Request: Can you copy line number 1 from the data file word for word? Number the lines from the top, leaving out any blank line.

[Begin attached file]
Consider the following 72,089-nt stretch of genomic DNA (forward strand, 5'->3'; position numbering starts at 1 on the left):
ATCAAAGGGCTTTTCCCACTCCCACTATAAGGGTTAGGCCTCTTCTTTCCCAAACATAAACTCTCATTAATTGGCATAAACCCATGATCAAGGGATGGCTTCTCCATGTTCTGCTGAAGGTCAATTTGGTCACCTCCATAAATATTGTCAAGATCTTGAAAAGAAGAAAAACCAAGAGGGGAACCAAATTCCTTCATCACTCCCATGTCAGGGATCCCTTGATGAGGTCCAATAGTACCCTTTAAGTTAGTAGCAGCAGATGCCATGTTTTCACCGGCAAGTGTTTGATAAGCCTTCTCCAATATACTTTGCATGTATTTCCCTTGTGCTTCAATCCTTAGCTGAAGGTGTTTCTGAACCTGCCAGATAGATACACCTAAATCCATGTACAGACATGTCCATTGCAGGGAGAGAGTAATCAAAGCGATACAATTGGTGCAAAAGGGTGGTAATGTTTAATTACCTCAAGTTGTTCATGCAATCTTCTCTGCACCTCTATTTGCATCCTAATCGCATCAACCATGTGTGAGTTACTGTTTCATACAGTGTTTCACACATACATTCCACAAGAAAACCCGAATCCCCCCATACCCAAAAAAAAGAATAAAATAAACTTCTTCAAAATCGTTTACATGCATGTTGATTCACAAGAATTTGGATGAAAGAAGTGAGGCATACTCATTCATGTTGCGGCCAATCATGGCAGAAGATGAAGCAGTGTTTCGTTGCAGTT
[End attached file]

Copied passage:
Consider the following 72,089-nt stretch of genomic DNA (forward strand, 5'->3'; position numbering starts at 1 on the left):